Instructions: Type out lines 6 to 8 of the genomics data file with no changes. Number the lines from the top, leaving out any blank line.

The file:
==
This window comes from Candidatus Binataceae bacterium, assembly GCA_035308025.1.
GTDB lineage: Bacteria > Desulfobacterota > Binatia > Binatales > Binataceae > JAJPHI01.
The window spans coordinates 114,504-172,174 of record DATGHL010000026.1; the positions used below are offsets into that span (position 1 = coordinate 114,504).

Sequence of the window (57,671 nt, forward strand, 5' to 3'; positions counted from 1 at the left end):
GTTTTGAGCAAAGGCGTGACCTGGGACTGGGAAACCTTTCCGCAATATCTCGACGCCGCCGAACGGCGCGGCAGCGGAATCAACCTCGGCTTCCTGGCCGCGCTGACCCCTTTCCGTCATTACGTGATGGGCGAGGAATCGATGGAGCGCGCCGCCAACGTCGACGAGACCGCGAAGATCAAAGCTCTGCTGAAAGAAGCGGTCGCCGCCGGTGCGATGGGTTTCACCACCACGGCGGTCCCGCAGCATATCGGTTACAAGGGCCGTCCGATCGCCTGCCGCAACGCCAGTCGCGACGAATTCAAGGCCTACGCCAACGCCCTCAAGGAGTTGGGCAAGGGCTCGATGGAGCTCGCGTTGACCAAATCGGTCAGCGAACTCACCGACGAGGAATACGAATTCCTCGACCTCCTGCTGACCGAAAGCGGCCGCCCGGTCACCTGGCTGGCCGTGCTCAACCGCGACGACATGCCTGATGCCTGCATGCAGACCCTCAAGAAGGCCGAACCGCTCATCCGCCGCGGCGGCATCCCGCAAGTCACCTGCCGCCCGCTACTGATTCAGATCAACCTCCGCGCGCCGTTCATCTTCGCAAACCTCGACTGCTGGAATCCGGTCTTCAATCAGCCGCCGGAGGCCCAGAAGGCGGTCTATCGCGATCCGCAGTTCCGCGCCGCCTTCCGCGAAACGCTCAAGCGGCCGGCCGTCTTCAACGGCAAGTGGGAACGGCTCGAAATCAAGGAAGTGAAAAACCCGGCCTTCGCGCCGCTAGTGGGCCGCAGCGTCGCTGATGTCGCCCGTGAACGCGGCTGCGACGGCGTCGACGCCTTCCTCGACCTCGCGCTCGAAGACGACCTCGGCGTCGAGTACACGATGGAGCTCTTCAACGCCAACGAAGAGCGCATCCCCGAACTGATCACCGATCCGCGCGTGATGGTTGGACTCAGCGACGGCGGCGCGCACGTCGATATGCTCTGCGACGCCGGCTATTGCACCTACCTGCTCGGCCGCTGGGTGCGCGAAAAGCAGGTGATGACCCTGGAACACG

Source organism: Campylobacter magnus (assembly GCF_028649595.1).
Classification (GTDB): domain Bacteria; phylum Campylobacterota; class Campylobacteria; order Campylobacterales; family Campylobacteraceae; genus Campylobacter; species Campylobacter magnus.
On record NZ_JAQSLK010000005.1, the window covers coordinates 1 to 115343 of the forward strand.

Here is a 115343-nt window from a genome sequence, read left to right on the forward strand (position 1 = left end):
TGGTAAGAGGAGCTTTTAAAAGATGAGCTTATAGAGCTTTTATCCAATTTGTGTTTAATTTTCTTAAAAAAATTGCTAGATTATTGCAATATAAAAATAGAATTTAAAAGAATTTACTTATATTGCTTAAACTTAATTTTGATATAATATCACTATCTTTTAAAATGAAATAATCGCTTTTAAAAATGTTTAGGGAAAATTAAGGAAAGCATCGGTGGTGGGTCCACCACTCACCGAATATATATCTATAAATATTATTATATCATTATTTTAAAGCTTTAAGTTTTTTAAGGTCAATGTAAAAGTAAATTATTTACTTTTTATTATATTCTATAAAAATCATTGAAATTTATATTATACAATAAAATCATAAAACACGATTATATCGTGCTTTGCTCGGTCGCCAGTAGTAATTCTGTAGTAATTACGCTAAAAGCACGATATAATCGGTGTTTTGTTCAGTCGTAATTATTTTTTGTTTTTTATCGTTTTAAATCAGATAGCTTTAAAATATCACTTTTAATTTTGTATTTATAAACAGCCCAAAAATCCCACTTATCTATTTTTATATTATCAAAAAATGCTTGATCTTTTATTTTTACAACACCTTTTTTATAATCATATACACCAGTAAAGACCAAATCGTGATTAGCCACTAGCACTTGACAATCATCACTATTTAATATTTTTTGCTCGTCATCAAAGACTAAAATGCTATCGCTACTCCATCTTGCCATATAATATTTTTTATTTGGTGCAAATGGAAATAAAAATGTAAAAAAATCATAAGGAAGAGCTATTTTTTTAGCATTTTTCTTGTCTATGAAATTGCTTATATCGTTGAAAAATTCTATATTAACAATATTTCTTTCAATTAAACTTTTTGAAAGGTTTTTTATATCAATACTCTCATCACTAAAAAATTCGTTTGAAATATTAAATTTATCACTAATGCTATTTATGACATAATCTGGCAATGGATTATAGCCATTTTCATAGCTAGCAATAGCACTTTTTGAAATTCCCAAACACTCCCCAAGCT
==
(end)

Source organism: Campylobacter magnus (assembly GCF_028649595.1).
Classification (GTDB): domain Bacteria; phylum Campylobacterota; class Campylobacteria; order Campylobacterales; family Campylobacteraceae; genus Campylobacter; species Campylobacter magnus.
On record NZ_JAQSLK010000005.1, the window covers coordinates 1 to 115343 of the forward strand.